It is just a year since the STFC awarded a research grant to provide part of the support for developing AOLI. AOLI is an Instrument for near-diffraction limited imaging in the visible on ground-based telescopes. The technique has already been demonstrated on the WHT by our team with FastCam+NAOMI, and on the Palomar 5m, giving 35 mas resolution in I-band (>3 times Hubble) . Our goal is to provide this performance with close to all-sky coverage, using faint reference stars (I~17-18) and reaching science targets as faint as Hubble. AOLI achieves these faint reference star limits by using a novel low-order curvature wavefront sensor with photon-counting EMCCD detectors. We have just completed our first commissioning run on the WHT which was very successful in that virtually all aspects of the instrument performed as intended. However, exceptionally poor observing conditions (seeing often worse than 3-4 arcseconds with high humidity and little sky time) greatly limited the amount of data taken. Nevertheless valuable experience was gained and the prospects are excellent for using AOLI for science measurements in a later semester. A full report may be found here.
Lucky Imaging is a remarkably effective technique for delivering near-diffraction-limited imaging on ground-based telescopes. The basic principle is that the atmospheric turbulence that normally limits the resolution of ground-based observations is a statistical process. If images are taken fast enough to freeze the motion caused by the turbulence we find that a significant number of frames are very sharp indeed where the statistical fluctuations are minimal. By combining these sharp images we can produce a much better one than is normally possible from the ground. We have routinely taken Hubble resolution images (0.15 arcsec resolution) on the Hubble sized telescope is (~2.5 m). More recently we have used the same techniques behind a low order adaptive optics system in order to give even higher resolution on telescopes that are too big to have a significant chance of conventional lucky imaging without adaptive optics assistance.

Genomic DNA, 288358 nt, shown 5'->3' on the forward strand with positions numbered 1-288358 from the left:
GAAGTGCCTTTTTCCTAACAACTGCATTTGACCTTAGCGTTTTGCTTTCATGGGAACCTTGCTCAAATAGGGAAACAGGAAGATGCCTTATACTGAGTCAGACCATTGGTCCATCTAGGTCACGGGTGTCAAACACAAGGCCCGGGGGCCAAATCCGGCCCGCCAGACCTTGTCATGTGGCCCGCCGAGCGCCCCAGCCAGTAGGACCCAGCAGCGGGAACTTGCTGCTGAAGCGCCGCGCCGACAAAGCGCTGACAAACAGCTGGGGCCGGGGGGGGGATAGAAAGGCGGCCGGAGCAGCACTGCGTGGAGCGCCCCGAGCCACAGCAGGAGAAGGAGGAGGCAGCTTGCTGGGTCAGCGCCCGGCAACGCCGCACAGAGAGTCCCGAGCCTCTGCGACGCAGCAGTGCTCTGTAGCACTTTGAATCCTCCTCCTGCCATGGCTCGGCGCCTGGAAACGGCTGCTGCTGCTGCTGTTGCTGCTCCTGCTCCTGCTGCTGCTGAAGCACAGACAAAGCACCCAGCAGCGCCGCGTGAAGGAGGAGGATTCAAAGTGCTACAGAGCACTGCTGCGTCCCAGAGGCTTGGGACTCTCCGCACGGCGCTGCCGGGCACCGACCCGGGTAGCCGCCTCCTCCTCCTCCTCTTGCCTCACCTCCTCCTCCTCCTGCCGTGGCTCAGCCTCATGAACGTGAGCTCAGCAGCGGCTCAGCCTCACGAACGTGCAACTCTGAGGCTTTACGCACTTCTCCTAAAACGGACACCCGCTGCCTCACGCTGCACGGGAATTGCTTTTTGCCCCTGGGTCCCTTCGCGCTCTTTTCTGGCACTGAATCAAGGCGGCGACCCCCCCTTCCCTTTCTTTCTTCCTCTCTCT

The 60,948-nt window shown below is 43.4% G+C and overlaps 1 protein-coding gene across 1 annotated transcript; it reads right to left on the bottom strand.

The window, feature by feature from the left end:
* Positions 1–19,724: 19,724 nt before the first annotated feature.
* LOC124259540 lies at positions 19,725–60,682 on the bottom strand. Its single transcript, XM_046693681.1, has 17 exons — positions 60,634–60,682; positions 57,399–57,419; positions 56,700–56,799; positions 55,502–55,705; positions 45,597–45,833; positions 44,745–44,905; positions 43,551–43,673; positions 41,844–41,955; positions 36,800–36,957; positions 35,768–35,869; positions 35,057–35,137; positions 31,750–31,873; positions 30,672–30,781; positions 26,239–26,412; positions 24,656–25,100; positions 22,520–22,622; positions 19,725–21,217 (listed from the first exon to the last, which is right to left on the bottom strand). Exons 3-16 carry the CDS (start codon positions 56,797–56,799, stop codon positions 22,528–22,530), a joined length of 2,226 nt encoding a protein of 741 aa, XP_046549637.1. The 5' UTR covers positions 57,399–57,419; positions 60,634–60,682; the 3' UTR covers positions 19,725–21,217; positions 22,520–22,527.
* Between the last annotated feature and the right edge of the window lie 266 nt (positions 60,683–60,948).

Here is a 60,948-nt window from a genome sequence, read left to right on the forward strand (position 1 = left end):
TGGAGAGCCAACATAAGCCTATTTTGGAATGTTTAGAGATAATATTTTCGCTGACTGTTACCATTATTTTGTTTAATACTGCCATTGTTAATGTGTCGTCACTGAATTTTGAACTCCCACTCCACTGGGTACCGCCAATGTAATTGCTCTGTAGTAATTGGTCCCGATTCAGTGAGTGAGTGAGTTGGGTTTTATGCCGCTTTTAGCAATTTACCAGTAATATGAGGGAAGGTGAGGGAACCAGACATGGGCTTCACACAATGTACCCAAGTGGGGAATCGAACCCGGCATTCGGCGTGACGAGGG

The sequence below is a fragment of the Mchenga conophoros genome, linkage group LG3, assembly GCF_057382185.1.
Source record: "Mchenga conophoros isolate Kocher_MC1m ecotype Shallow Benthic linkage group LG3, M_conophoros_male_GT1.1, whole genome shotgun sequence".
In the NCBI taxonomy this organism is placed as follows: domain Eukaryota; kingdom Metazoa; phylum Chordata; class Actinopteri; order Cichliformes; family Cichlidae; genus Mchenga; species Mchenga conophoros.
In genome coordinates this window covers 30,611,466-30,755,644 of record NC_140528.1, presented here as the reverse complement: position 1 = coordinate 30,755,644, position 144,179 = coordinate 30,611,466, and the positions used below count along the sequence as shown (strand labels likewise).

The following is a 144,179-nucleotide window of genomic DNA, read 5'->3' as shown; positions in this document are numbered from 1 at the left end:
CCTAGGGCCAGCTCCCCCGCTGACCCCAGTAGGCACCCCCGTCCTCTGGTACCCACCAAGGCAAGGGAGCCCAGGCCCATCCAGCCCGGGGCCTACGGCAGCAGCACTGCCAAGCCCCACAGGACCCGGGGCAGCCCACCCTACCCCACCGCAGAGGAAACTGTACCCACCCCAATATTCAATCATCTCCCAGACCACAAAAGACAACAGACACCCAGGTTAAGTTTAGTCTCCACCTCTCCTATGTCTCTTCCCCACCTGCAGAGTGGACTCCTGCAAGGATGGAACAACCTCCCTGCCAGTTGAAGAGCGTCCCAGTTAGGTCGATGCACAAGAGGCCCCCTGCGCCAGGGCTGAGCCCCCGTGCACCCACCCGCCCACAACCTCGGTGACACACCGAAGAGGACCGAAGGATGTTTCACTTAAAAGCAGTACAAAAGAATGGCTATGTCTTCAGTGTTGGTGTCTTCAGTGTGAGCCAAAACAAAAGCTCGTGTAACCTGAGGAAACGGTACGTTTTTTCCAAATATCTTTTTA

Lucky imaging is not a new idea. The name "Lucky Imaging" came from Fried (1978) though the first calculations of the Lucky Imaging probabilities were first carried out by Hufnagel in 1966 (see reference pages (click here) for copies of the Hufnagel papers that are otherwise difficult to find) and these principles have been used really quite extensively by the amateur astronomy community who have been able to take very high quality images of bright objects such as Mars and the other planets. There is more information about Amateur Lucky Imaging here..
A recent paper by Craig Mackay looks at ways in which the overall efficiency of Lucky Imaging might be improved. One of its perceived disadvantages is that it does require that are relatively large percentage of the images recorded are discarded. By changing the lucky image selection criteria to do some of the selection in the Fourier plane much higher selection percentages may be used. The paper will be published soon in the Monthly Notices of the Royal Astronomical Society and is entitled "High-Efficiency Lucky Imaging". The abstract of the paper is as follows: